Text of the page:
You can fertilize your lawn around the end of May to help it thrive throughout the summer. It’s best to fertilize your lawn after you aerate. Use the label rate of fertilizer for grass that’s growing in the sun, and half the label rate for grass growing in the shade.

Fertilizers come in two different formulations: controlled-release formulation and low-release formulation. Slow-release fertilizers are recommended because they keep you from using too much or too little fertilizer. Excessive application incurs extra costs. It can also cause nutrient runoff and diseases that are bad for the environment.

If you want to avoid using chemicals on your lawn where possible, there are alternative options, too.

8. Seed Your Lawn

Overseeding in the fall

Photo Credit: Brenda Ryan / Wikilawn

You may want to plant grass seeds for a new lawn or overseed an existing one to help it grow thicker and healthier. Fall is the ideal time to plant grass seeds in Kenosha because you’ll be planting cool-season grasses. But planting seeds in the spring can work too, and it might even be necessary after a harsh winter. Just don’t wait until it’s too late to make sure that your grass has enough time to germinate before the weather becomes too warm.

Normally, it’s best to seed and fertilize your lawn after you aerate so that the seeds can easily reach the soil, establish roots, and grow. As mentioned above, the right time to aerate your Kenosha lawn in the spring is late May. In Kenosha, June temperatures are usually below 79 degrees Fahrenheit, so there should be enough time for most grass types to germinate. But some grasses take longer to germinate than others.

Here are the best temperatures for seed germination of typical Kenosha grasses, along with typical germination times (under favorable conditions):

Grass TypeIdeal Germination TemperatureTypical Germination Time
Kentucky bluegrass59–86 degrees Fahrenheit10–21 days
Perennial ryegrass68–86 degrees Fahrenheit5–14 days
Fine fescue59–77 degrees Fahrenheit5–12 days
Turf-type tall fescue68–86 degrees Fahrenheit7–21 days

The alternative option is to plant your seeds in April when the weather is milder. Other than that, you can also plant your seeds in the fall.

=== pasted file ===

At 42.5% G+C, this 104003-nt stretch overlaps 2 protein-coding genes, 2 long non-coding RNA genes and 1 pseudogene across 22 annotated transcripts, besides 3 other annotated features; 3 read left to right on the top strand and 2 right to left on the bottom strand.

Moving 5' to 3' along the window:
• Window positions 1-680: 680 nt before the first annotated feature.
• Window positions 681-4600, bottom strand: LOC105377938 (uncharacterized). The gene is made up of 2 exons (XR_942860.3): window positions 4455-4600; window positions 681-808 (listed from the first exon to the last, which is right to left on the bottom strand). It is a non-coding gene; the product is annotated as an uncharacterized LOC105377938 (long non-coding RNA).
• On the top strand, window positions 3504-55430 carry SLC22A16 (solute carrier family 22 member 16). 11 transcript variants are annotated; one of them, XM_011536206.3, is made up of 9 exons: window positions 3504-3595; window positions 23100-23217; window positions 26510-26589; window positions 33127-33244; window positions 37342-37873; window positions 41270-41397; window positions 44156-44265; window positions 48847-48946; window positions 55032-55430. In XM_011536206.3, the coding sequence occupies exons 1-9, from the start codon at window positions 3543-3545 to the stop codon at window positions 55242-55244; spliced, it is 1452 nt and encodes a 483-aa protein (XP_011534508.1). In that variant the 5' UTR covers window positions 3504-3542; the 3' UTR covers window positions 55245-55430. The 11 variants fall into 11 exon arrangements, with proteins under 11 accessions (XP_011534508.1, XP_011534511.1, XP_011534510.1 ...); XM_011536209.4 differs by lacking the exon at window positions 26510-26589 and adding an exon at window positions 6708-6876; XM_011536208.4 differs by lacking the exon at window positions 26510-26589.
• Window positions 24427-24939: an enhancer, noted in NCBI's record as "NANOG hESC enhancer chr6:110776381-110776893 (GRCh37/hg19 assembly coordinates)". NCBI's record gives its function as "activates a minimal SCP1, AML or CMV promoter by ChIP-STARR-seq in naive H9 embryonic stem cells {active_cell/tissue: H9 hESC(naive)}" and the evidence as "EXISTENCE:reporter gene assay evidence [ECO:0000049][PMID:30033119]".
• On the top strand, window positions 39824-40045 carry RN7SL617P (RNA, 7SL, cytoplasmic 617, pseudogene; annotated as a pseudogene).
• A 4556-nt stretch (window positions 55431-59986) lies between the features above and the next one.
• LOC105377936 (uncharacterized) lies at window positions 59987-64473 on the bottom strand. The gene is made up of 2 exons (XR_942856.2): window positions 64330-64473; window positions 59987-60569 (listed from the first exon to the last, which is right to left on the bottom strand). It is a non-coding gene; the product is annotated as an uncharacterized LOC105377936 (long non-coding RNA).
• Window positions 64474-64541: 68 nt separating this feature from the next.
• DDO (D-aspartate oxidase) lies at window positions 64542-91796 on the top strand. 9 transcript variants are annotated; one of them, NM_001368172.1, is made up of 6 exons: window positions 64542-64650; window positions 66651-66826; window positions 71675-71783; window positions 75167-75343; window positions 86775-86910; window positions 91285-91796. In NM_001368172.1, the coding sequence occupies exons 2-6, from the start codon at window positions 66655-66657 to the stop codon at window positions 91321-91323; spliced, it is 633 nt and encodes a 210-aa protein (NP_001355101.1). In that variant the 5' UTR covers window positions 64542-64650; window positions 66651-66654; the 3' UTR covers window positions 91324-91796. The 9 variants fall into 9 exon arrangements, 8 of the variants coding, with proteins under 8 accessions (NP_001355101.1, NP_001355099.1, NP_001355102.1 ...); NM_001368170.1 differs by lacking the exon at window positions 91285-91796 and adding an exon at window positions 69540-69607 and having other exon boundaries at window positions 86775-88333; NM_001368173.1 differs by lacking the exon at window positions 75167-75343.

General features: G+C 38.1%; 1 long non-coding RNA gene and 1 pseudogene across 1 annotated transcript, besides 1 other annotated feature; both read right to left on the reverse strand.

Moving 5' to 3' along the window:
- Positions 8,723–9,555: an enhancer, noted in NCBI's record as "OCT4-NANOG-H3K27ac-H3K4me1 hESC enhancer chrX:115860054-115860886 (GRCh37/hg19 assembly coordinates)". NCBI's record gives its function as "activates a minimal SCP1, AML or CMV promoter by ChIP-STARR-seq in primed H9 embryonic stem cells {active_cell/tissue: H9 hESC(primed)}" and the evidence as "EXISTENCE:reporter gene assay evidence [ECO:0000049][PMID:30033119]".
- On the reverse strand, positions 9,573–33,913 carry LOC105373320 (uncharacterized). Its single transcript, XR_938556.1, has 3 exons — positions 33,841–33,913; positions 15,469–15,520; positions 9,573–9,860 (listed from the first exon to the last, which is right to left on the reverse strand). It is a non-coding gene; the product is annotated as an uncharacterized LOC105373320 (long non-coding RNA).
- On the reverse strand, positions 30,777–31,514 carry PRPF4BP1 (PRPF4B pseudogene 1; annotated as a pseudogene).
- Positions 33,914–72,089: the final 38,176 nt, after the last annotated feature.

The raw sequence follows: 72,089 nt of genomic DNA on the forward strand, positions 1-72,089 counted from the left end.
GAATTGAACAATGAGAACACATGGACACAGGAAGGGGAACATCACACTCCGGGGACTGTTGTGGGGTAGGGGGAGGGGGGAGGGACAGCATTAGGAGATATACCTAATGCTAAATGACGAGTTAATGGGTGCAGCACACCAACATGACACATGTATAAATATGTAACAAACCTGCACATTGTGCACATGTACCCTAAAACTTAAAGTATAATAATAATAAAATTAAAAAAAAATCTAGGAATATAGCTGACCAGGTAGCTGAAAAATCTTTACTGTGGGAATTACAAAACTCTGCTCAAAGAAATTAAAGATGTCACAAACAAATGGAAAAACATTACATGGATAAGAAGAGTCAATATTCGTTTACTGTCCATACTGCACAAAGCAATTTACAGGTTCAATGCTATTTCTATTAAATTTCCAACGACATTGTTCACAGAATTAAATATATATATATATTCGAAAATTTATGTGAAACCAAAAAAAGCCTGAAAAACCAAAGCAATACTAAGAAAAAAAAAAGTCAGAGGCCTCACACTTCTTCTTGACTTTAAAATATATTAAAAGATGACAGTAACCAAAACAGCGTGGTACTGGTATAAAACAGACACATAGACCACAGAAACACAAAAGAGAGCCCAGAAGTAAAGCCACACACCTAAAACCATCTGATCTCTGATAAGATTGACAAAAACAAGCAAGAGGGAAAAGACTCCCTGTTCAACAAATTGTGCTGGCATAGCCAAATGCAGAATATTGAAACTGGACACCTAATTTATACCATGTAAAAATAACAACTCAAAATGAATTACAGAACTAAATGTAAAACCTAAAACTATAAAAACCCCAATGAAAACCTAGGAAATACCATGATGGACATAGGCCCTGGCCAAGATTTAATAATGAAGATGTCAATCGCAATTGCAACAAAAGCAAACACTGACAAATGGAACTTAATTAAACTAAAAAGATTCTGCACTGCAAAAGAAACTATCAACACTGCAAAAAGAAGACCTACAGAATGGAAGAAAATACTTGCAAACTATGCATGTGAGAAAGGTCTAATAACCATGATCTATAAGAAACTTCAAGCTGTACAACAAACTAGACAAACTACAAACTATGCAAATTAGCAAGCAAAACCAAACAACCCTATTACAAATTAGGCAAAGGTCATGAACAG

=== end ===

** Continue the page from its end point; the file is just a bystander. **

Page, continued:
Furthermore, if you want to plant new plants this season or turn your lawn into a garden, there are also a few things to consider. Make sure to prepare the soil and choose the right plants for your climate conditions and personal preferences. You’ll also want to research your plants’ needs to take care of them properly.

Consider getting native plants, as they tend to be more resilient and need less maintenance. They also draw in beneficial wildlife.

9. Check for Diseases and Insects

Ants' nest in a lawn

Photo Credit: Kelly Hunter / Flickr / CC BY 2.0

Even if you take great care of your lawn and garden, it’s important to regularly check for diseases and insect pests that can damage them. Early detection and treatment can prevent further damage and help your yard thrive.

There are different lawn diseases and insect pests out there. Become familiar with their symptoms. If you spot any, make sure you deal with them as soon as possible.

Common spring insect pests include, but aren’t limited to:

Common turfgrass fungal diseases include, but aren’t limited to:

10. Water as Needed

A sprinkler watering a lawn

Photo Credit: UBC Micrometeorology / Flickr / CC BY 2.0

Make sure that you water your lawn appropriately based on its needs and your weather conditions. Overwatering can lead to fungal diseases and insect pests and can suffocate your grass and plants. On the other hand, an under-watered lawn can also struggle and die.

In spring, the night frost will subside and your grass will begin to dry out. The amount of water your lawn needs depends on your soil and grass types. Generally, though, grass needs around 1 to 1.5 inches of water per week. Take note of how much rainwater your lawn receives each week and water it accordingly.

Keep Your Lawn Green and Healthy

The tips in this article should help you get started on your spring lawn care. But keep in mind that different grass types have various care and maintenance needs. Learn about the best grass types for Kenosha and choose the one that best fits your needs and preferences. If you want to add plants to your lawn, consider adding native plants because they need less maintenance and are better for the environment.
Spring maintenance is not the only work your lawn needs. You should take care for your Kenosha lawn all year round. Of course, you might not be able to spend all this time making sure that your lawn stays beautiful and healthy. If that sounds like you, consider hiring a professional lawn care service to take care of your grass for you.

Main Photo Credit: Urban J. Lewis House in Kenosha / Teemu08 / Wikimedia Commons / CC BY-SA 3.0

About Wikilawn

Wikilawn’s mission is to provide the best resources and information to help you enjoy your outdoor spaces the way you want. Whether you are a DIY, lawn-loving, gardening guru, or someone who wants help in picking a local lawn care professional, we can smooth your path to a beautiful backyard!

About Wikilawn

Wikilawn’s mission is to provide the best resources and information to help you enjoy your outdoor spaces the way you want. Whether you are a DIY, lawn-loving, gardening guru, or someone who wants help in picking a local lawn care professional, we can smooth your path to a beautiful backyard!